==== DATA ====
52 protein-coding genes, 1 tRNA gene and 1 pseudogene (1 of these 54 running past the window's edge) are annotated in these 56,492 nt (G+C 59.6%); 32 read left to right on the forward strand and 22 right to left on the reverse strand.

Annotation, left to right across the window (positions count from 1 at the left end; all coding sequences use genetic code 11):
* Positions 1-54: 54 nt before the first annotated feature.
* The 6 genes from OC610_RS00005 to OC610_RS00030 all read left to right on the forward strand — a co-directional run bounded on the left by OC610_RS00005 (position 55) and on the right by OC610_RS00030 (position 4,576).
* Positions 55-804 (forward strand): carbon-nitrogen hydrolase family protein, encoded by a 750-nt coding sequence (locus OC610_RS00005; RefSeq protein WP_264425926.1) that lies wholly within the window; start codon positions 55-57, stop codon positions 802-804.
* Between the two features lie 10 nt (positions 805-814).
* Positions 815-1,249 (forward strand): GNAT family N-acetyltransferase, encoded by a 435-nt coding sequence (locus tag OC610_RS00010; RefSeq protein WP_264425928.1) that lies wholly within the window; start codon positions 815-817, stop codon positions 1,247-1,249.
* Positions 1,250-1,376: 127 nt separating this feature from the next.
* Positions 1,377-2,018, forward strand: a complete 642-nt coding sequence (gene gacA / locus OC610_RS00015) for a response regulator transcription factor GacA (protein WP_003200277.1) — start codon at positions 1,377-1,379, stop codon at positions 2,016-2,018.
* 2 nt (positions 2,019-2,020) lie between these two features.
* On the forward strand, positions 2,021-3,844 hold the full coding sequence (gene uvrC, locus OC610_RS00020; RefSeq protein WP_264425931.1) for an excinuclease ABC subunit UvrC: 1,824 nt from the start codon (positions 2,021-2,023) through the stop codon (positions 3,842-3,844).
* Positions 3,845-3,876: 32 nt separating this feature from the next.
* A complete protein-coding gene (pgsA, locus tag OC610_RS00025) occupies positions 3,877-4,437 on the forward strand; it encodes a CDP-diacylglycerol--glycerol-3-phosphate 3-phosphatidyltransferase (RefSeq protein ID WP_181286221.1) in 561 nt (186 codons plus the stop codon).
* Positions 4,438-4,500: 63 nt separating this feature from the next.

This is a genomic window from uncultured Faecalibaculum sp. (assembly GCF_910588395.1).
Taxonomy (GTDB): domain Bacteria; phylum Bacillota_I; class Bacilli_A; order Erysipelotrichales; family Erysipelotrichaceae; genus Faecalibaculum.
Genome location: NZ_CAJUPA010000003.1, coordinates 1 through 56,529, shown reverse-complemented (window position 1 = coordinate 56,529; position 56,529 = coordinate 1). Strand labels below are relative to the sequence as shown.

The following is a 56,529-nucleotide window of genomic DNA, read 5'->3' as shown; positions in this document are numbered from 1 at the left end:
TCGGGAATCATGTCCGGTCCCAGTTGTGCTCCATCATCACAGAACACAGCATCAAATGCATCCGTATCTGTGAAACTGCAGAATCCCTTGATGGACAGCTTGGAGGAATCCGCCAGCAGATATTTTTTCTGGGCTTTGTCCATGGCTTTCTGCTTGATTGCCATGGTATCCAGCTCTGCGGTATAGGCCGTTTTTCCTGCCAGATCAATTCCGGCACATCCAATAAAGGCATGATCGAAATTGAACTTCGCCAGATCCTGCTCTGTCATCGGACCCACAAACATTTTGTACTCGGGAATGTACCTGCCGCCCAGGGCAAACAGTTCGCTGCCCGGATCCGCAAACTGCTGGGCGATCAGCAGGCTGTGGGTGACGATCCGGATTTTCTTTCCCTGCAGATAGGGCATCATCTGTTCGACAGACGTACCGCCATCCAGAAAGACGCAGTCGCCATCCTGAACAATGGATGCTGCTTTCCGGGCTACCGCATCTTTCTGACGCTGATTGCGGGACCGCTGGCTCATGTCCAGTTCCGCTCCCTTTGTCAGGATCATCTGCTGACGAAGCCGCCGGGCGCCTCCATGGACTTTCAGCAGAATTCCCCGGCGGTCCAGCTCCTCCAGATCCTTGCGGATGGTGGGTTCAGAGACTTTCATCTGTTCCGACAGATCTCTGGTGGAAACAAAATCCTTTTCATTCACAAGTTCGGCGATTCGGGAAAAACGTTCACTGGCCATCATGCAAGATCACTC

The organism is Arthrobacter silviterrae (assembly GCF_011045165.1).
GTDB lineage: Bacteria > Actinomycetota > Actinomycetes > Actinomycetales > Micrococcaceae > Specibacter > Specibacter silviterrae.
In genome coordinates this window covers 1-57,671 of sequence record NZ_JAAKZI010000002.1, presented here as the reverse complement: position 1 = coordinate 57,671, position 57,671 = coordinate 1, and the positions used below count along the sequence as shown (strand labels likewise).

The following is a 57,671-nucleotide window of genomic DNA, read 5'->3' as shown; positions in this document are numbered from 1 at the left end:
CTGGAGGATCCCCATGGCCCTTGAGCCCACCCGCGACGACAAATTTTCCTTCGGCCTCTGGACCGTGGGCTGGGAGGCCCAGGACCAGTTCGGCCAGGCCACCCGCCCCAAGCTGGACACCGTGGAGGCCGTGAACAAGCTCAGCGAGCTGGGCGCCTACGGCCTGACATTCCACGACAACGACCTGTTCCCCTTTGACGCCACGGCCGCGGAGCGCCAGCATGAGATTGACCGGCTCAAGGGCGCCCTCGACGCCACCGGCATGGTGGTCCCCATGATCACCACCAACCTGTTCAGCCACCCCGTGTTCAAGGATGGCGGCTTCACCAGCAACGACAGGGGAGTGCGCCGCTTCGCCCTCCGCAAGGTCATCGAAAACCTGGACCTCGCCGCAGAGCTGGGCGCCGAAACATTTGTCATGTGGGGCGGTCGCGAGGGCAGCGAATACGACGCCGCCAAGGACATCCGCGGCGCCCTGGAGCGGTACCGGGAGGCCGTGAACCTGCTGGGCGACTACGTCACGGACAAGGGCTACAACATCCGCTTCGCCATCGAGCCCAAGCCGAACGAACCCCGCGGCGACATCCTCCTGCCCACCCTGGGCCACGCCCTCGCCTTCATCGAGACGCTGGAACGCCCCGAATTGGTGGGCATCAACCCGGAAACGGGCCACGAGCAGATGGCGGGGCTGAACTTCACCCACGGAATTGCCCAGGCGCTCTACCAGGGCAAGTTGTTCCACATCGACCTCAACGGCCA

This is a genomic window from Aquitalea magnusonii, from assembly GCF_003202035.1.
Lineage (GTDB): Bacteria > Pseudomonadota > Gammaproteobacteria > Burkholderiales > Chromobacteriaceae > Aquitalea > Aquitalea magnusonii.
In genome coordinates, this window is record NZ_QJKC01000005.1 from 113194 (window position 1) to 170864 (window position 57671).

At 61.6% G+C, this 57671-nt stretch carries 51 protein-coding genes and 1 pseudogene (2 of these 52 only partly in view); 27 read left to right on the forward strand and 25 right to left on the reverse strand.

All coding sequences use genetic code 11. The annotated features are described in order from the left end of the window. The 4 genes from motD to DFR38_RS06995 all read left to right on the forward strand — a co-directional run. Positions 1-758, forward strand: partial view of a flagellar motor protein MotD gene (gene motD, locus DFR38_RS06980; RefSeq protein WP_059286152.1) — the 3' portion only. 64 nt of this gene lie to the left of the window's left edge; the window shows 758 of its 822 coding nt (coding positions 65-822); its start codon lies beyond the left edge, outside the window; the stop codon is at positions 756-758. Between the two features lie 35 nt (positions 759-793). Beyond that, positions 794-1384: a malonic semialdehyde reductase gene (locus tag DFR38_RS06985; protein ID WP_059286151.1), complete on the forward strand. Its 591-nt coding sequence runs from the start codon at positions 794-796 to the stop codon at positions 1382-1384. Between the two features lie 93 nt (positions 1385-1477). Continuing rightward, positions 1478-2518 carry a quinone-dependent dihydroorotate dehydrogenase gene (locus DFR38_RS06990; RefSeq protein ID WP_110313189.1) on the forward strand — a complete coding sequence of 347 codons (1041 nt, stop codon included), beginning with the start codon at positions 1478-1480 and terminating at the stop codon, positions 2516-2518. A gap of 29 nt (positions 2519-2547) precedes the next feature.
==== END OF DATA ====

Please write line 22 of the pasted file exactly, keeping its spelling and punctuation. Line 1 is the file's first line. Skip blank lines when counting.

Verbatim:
In genome coordinates this window covers 1-57,671 of sequence record NZ_JAAKZI010000002.1, presented here as the reverse complement: position 1 = coordinate 57,671, position 57,671 = coordinate 1, and the positions used below count along the sequence as shown (strand labels likewise).